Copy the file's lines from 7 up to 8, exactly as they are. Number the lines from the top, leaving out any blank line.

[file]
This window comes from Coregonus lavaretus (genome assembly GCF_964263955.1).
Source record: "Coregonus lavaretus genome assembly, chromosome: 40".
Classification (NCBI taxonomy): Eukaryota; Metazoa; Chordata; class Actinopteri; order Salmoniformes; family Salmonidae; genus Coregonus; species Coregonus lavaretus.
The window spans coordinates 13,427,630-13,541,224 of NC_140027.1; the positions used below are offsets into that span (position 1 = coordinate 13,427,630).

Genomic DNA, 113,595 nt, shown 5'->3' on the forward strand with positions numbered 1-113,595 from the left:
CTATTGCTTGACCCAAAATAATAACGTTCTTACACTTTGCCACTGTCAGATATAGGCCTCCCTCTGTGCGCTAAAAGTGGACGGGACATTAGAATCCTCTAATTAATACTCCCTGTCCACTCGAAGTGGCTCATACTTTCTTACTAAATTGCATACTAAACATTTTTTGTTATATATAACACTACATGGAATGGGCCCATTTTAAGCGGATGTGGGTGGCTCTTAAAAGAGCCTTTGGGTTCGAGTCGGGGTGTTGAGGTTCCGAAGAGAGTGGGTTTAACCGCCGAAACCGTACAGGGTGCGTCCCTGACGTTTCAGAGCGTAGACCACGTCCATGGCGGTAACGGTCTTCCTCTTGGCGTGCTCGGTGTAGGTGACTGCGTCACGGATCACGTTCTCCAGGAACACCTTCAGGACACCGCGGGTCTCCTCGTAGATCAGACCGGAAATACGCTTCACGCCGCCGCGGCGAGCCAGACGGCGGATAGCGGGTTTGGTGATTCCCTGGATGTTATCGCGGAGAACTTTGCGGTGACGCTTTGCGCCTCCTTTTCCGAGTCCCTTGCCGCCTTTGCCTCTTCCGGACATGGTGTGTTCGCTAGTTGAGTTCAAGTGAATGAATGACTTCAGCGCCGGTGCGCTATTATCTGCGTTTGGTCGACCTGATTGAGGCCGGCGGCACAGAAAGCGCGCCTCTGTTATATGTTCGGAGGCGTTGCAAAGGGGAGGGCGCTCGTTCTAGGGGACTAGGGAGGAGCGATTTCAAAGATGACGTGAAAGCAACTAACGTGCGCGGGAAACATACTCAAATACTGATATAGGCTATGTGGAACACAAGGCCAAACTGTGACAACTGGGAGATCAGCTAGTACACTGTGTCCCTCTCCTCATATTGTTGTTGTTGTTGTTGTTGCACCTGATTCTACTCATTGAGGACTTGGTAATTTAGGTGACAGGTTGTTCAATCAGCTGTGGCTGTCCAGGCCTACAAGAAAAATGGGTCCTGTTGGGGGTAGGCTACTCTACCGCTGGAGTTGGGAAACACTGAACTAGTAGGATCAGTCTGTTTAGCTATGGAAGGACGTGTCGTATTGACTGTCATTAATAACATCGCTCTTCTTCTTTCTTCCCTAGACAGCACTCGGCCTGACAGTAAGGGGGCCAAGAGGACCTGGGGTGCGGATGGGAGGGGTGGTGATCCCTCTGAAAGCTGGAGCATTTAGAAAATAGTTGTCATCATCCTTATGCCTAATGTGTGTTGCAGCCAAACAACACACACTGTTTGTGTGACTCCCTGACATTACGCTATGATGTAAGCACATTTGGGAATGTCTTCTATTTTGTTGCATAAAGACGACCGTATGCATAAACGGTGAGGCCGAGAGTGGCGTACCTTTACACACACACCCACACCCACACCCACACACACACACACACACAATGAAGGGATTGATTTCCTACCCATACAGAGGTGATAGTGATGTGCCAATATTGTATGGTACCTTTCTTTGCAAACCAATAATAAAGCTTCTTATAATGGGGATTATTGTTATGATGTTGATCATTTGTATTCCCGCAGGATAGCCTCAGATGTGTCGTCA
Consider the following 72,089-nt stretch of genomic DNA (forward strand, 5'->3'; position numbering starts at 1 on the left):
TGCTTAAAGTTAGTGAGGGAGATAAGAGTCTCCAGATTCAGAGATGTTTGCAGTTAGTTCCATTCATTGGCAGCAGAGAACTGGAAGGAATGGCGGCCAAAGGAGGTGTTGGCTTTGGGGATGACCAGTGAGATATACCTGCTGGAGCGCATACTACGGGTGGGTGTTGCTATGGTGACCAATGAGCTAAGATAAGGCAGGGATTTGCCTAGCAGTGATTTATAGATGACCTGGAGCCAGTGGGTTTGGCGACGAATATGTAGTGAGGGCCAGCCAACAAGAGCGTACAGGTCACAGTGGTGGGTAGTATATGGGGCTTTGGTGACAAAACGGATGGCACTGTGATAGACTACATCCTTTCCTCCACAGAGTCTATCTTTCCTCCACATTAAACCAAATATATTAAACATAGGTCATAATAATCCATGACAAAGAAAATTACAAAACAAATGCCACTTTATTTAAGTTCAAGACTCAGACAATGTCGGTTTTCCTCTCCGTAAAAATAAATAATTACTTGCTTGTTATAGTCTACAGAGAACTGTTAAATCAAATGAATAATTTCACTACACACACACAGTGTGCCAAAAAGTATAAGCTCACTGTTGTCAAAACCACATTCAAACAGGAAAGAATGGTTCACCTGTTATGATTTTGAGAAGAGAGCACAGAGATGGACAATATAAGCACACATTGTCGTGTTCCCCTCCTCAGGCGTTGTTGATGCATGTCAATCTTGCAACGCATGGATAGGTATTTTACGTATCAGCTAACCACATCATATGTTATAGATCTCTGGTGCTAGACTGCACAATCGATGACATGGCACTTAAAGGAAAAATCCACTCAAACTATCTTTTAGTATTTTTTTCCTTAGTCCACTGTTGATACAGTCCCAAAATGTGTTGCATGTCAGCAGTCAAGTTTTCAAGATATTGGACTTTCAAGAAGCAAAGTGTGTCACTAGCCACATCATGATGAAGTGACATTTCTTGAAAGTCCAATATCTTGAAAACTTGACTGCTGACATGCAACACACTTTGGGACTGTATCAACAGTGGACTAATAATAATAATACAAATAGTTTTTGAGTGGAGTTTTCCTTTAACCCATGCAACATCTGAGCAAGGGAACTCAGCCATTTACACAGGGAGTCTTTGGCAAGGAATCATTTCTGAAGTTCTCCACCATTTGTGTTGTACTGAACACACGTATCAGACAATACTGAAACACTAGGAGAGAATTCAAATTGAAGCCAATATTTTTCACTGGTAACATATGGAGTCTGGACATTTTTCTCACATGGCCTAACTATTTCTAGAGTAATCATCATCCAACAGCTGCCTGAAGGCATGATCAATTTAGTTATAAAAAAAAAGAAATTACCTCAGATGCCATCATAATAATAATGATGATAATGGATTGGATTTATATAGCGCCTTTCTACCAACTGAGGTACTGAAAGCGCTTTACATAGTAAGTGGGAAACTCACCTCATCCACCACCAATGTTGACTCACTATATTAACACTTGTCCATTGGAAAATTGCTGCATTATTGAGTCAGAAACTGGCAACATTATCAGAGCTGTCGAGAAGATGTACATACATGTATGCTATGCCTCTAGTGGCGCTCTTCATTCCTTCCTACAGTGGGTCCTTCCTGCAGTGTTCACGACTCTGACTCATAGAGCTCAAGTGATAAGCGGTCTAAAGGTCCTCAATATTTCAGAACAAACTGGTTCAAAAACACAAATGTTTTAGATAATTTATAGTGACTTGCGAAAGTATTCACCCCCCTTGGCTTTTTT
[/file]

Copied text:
Consider the following 72,089-nt stretch of genomic DNA (forward strand, 5'->3'; position numbering starts at 1 on the left):
TGCTTAAAGTTAGTGAGGGAGATAAGAGTCTCCAGATTCAGAGATGTTTGCAGTTAGTTCCATTCATTGGCAGCAGAGAACTGGAAGGAATGGCGGCCAAAGGAGGTGTTGGCTTTGGGGATGACCAGTGAGATATACCTGCTGGAGCGCATACTACGGGTGGGTGTTGCTATGGTGACCAATGAGCTAAGATAAGGCAGGGATTTGCCTAGCAGTGATTTATAGATGACCTGGAGCCAGTGGGTTTGGCGACGAATATGTAGTGAGGGCCAGCCAACAAGAGCGTACAGGTCACAGTGGTGGGTAGTATATGGGGCTTTGGTGACAAAACGGATGGCACTGTGATAGACTACATCCTTTCCTCCACAGAGTCTATCTTTCCTCCACATTAAACCAAATATATTAAACATAGGTCATAATAATCCATGACAAAGAAAATTACAAAACAAATGCCACTTTATTTAAGTTCAAGACTCAGACAATGTCGGTTTTCCTCTCCGTAAAAATAAATAATTACTTGCTTGTTATAGTCTACAGAGAACTGTTAAATCAAATGAATAATTTCACTACACACACACAGTGTGCCAAAAAGTATAAGCTCACTGTTGTCAAAACCACATTCAAACAGGAAAGAATGGTTCACCTGTTATGATTTTGAGAAGAGAGCACAGAGATGGACAATATAAGCACACATTGTCGTGTTCCCCTCCTCAGGCGTTGTTGATGCATGTCAATCTTGCAACGCATGGATAGGTATTTTACGTATCAGCTAACCACATCATATGTTATAGATCTCTGGTGCTAGACTGCACAATCGATGACATGGCACTTAAAGGAAAAATCCACTCAAACTATCTTTTAGTATTTTTTTCCTTAGTCCACTGTTGATACAGTCCCAAAATGTGTTGCATGTCAGCAGTCAAGTTTTCAAGATATTGGACTTTCAAGAAGCAAAGTGTGTCACTAGCCACATCATGATGAAGTGACATTTCTTGAAAGTCCAATATCTTGAAAACTTGACTGCTGACATGCAACACACTTTGGGACTGTATCAACAGTGGACTAATAATAATAATACAAATAGTTTTTGAGTGGAGTTTTCCTTTAACCCATGCAACATCTGAGCAAGGGAACTCAGCCATTTACACAGGGAGTCTTTGGCAAGGAATCATTTCTGAAGTTCTCCACCATTTGTGTTGTACTGAACACACGTATCAGACAATACTGAAACACTAGGAGAGAATTCAAATTGAAGCCAATATTTTTCACTGGTAACATATGGAGTCTGGACATTTTTCTCACATGGCCTAACTATTTCTAGAGTAATCATCATCCAACAGCTGCCTGAAGGCATGATCAATTTAGTTATAAAAAAAAAGAAATTACCTCAGATGCCATCATAATAATAATGATGATAATGGATTGGATTTATATAGCGCCTTTCTACCAACTGAGGTACTGAAAGCGCTTTACATAGTAAGTGGGAAACTCACCTCATCCACCACCAATGTTGACTCACTATATTAACACTTGTCCATTGGAAAATTGCTGCATTATTGAGTCAGAAACTGGCAACATTATCAGAGCTGTCGAGAAGATGTACATACATGTATGCTATGCCTCTAGTGGCGCTCTTCATTCCTTCCTACAGTGGGTCCTTCCTGCAGTGTTCACGACTCTGACTCATAGAGCTCAAGTGATAAGCGGTCTAAAGGTCCTCAATATTTCAGAACAAACTGGTTCAAAAACACAAATGTTTTAGATAATTTATAGTGACTTGCGAAAGTATTCACCCCCCTTGGCTTTTTT